Elliott Andalman Attends Observes Case of Flowers v. State of Mississippi | Andalman & Flynn Law Firm
We offer appointments by phone, video, or in-person.
Andalman and Flynn logo

Elliott Andalman Attends Supreme Court Argument in Case of Flowers v. State of Mississippi

Apr 1, 2019 | Highlights

Elliott Andalman recently attended the Supreme Court argument in the case of Flowers v. State of Mississippi, with his good friend and former law partner, Alison Steiner. The question before the Supreme Court was whether the Prosecutor in rural Mississippi had unconstitutionally eliminated African Americans from the jury in this death penalty case. Ms. Steiner had represented Mr. Flowers at trial and before the Mississippi Supreme Court.

Mr. Flowers is an African American who has been convicted and sentenced to death for the murder of four individuals. This is a highly unusual situation in which Mr. Flowers has been tried for the murder six times over more than 20 years. He has been in jail the entire time. The results of the first five trials were two mistrials when the jury could not come to a verdict and three trials in which Mr. Flowers was convicted, but the Mississippi Supreme Court threw out the convictions because of prosecutorial misconduct, including two specific instances of improperly excluding African Americans from the jury. Despite the record of misconduct by the prosecutor, the State of Mississippi allowed the same prosecutor to continue to prosecute Mr. Flowers.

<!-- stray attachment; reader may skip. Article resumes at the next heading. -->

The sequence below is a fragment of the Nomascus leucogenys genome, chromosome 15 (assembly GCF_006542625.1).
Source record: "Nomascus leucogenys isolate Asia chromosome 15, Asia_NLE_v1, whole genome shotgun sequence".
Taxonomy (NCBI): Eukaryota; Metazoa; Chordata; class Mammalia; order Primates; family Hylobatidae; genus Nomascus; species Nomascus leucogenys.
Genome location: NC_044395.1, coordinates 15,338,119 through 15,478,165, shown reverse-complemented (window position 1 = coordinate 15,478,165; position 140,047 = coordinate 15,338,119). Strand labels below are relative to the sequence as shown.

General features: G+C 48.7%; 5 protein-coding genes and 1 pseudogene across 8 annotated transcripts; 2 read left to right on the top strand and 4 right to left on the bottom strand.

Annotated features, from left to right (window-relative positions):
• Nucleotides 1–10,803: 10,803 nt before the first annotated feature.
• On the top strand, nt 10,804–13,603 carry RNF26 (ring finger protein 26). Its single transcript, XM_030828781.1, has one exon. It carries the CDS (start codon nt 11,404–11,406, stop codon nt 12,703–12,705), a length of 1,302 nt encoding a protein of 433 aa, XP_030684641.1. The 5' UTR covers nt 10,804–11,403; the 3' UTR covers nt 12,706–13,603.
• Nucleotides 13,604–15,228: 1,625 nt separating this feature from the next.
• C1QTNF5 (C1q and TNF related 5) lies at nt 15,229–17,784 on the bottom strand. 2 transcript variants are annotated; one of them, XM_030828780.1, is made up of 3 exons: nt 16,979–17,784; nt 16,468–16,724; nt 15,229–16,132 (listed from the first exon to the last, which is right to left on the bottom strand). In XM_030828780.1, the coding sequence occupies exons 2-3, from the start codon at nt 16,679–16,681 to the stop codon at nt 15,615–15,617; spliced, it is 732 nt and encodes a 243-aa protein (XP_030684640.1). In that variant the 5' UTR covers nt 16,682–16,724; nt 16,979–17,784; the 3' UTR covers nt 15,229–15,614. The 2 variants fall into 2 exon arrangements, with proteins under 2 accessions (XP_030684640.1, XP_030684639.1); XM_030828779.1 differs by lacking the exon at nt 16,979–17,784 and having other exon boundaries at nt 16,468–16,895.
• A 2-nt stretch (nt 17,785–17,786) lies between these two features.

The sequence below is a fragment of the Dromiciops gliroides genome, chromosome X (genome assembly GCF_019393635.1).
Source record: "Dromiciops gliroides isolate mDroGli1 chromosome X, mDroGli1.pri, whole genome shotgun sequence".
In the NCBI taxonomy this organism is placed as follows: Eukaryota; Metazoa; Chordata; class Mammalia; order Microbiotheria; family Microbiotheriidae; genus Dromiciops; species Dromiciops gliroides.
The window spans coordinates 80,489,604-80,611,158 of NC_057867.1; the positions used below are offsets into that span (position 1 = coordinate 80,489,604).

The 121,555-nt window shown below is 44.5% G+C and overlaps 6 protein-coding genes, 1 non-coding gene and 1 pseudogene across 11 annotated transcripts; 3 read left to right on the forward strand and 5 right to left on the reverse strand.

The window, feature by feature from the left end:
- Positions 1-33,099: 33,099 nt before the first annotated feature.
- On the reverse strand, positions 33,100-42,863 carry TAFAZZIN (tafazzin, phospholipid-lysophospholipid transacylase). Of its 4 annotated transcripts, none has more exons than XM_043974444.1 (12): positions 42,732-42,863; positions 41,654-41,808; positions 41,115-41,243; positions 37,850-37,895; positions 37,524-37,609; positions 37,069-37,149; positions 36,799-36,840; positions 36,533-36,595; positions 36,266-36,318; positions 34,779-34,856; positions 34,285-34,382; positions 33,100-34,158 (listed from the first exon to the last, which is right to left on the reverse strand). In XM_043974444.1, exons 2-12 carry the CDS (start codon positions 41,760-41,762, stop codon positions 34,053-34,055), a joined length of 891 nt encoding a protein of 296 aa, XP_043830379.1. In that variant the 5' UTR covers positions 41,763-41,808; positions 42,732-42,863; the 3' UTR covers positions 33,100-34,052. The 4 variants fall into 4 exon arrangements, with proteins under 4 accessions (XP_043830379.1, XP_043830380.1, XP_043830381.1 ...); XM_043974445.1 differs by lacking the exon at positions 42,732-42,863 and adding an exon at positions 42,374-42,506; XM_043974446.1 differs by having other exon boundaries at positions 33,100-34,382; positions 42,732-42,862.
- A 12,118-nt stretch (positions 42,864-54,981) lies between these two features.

The record before the Court revealed that over the course of the six trials the prosecutor had approximately 45 strikes of jurors and had used all but one to remove African Americans from the jury. The record before the Court also showed that in the sixth trial, the prosecutor had asked white jurors an average of 1.1 questions, but asked African American jurors an average of 29 questions. The record further revealed other factors that would lead to the conclusion that this verdict should be overturned because African Americans were unconstitutionally discriminated against in the selection of the jury.

This case has drawn national interest and, for those who would like to know more, it is the subject of an award-winning podcast, called In The Dark. All of season two of In The Dark is devoted to an investigation of whether or not Mr. Flowers is guilty of the murders for which he is charged. After listening to the podcast, I, for one, believe that Mr. Flowers is innocent and has spent over 20 years in jail for a crime he did not commit.